Slash Boxes
NOTE: use Perl; is on undef hiatus. You can read content, but you can't post it. More info will be forthcoming forthcomingly.

All the Perl that's Practical to Extract and Report

The Fine Print: The following comments are owned by whoever posted them. We are not responsible for them in any way.
More | Login | Reply
Loading... please wait.
  • Why exactly is C supposed to be better than Perl for large systems (ignore speed of execution, assume that both can in principle satisfy your requirements)? What large-scale development advantages does it, as a language, have? What if you had raised an incredulous eyebrow and asked this gentleman, "you write large systems in *C*???" What would his response have been?

    It's kind of the thing I (try to) have in mind when I hear the word "enterprise". When a system gets big enough and lasts long enough, the

    • I agree, writing large programs in pure C is nuts. Writing large systems in anything that doesn't have automatic garbage collection, is nuts. OTOH other people argue you should only use a strongly typed language for large systems. So, we can't all agree. :)

      Despite the fact that he dislikes Perl, I largely agree with this guy []. (I don't remember who pointed me to that article, it could easily even have been you (Ovid).)

      Anyway, if you define "system" as something that is really big, then I strongly feel that C
      • Despite the fact that he dislikes Perl, I largely agree with this guy.

        Thanks for the reference to that excellent article, (Scalable computer programming languages) [] by "this guy" (Mike Vanier).

        Given that he dislikes Perl, I noticed a couple of glaring omissions:

        CPAN doesn't even "come close" to Jarballs?

        Java libraries are wonderful, but no mention of CPAN anywhere in the article.

        Julian Morrison sent me this email:

        There's a very important feature you missed, and it's the real explanation for the success of Java: separable, atomic, pre-packaged, versioned functionality. Jarballs. Those, more than anything else, make reusability real. Java programming is about plugging together ready-built parts. Nothing else comes close.

        I have to agree with him on this, and it's a major omission from the discussion above (the component stuff is sort of related to this). I don't find Java to be a very inspiring language, but I like the Java infrastructure a lot (the same comment applies to C#). With Java, you can download packages and have pretty good confidence that everything will work as it should (with some caveats that I'll mention below). There are a bunch of features of the Java infrastructure that make this possible: bytecode, having the same virtual platform on every real platform, versioning, metadata, etc. but they all result in a chunk of code which (ideally) "just works". In fact, it doesn't always "just work" but it "just works" more often than in most other languages I've used.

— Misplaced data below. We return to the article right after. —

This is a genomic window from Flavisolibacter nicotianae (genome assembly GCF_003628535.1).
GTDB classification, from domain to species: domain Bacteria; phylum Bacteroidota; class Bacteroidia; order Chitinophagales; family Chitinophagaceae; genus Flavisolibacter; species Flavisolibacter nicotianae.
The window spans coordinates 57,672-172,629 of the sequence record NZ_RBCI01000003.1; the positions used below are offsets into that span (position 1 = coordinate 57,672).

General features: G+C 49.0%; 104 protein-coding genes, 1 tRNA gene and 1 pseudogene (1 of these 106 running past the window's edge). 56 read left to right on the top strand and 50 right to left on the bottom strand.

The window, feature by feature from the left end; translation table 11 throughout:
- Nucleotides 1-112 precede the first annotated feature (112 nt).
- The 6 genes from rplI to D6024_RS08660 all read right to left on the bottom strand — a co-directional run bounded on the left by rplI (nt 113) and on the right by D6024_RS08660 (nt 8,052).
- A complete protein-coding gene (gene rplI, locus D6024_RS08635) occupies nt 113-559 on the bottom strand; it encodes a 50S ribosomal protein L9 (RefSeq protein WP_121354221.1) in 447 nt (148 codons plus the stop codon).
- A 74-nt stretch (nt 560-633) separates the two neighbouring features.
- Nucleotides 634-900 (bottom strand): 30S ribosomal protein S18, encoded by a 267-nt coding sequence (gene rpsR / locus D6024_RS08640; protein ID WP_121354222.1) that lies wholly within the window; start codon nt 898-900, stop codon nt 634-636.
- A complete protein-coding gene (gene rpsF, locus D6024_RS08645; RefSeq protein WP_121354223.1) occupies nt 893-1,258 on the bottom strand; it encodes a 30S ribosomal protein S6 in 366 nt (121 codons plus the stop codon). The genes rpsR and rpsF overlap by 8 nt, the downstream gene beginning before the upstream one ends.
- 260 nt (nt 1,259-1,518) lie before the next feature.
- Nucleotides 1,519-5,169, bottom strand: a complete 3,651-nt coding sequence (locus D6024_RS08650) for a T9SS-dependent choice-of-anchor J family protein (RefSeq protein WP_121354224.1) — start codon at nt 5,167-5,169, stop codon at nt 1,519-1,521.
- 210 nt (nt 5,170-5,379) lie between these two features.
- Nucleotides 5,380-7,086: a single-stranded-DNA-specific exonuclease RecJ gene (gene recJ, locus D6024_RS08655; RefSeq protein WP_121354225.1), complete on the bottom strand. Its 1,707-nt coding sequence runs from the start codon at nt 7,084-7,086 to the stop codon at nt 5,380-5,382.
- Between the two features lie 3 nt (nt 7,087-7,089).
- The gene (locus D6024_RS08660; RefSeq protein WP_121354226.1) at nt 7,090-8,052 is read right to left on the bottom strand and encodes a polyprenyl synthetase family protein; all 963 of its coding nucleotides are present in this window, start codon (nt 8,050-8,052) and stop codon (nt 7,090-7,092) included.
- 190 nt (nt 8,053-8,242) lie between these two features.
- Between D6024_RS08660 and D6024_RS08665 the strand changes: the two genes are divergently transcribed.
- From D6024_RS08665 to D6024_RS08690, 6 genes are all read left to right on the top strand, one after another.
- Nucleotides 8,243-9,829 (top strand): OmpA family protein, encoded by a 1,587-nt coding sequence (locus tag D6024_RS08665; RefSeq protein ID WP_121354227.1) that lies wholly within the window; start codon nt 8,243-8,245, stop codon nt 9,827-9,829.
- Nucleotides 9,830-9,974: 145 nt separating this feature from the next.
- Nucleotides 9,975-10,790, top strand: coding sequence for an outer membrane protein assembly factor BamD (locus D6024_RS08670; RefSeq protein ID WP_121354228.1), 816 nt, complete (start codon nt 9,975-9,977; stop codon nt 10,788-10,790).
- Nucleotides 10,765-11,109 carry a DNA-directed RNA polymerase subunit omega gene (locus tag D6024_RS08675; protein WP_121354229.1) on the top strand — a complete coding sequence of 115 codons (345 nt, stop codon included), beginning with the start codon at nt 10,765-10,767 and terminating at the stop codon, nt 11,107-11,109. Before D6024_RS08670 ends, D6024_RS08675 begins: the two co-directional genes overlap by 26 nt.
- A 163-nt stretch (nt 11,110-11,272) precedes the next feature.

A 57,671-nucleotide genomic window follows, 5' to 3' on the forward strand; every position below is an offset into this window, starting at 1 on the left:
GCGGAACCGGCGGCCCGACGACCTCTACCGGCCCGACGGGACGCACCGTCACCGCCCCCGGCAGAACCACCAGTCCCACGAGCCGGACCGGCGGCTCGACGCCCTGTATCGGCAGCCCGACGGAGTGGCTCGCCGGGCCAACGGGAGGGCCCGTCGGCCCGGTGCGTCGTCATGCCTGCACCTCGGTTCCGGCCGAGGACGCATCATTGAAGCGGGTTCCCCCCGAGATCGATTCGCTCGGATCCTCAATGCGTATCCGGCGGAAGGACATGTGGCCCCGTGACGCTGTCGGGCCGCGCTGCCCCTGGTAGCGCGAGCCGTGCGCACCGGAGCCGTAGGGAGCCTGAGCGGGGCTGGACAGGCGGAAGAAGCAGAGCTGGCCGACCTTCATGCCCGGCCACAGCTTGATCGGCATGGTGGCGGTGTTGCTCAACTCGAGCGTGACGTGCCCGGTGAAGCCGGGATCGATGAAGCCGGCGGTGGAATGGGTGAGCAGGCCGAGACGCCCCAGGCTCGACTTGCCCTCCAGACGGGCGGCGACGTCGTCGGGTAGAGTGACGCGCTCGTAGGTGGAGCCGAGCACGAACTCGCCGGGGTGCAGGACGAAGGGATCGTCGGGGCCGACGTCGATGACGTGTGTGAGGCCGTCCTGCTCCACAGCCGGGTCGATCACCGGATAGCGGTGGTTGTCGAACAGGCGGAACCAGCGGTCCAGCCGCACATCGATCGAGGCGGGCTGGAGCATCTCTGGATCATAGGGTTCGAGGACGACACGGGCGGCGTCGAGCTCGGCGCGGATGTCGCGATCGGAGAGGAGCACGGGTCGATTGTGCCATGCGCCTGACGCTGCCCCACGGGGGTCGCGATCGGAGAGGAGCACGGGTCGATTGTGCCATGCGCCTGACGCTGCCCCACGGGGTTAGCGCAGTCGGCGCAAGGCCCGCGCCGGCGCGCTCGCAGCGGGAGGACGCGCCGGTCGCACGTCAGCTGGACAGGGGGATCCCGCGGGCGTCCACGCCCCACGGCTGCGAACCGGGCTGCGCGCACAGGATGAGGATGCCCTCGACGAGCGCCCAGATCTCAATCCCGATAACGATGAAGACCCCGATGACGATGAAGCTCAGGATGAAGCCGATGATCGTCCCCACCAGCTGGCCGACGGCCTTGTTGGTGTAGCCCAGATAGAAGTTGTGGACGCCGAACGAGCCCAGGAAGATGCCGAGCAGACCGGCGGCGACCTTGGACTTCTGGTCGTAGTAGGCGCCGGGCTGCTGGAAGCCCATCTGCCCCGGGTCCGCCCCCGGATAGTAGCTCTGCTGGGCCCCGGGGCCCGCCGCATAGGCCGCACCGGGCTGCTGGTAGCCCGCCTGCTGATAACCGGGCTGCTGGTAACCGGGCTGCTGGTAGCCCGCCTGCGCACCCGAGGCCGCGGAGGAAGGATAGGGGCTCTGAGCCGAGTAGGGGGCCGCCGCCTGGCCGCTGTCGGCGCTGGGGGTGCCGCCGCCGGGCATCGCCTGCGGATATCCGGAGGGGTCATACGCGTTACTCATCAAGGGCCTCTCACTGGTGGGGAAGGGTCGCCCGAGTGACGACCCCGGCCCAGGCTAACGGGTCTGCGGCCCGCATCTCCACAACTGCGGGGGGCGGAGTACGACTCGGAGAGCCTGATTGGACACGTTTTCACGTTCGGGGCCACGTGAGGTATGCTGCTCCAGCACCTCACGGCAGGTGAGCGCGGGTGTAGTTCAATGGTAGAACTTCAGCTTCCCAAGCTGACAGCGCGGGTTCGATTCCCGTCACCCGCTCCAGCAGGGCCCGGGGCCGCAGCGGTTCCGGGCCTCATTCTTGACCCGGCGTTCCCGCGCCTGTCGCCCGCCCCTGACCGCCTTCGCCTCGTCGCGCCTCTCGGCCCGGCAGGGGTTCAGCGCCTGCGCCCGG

Vanier likes Parrot and Haskell, is waiting to see on Perl6, but doesn't mention Pugs

        Vanier on Perl and Parrot:

        I am not a fan of Perl. Basically, I think that Perl is simply Python with an incredibly obfuscated syntax and a few extra features that nobody really needs. Perl is incredibly non-scalable; I dare you to try to understand any Perl program of more than a hundred lines or so. The fault is not just the syntax; the semantics of the language are full of little oddities (e.g. overloading on the return type of a function), and frankly, I recommend that you just stay away from Perl. Maybe Perl 6 will not be as painful; but then, maybe it won't. I'll check again when Perl 6 actually happens.

        Parenthetically, one cool thing that has come out (actually, that is in the process of coming out) of the Perl 6 effort is an amazingly cool project called Parrot, which is a virtual machine targeted at dynamic languages. The goal is to have a common virtual machine for running Perl, Python, Ruby, Scheme etc. I like this project very much, so please check it out.

        Vanier on Haskell:

        Since writing the last epilogue, I've gotten very enamored of Haskell, which I've been interested in for a long time.

        Has anyone written to Vanier about these things? If so, what was his response, if any?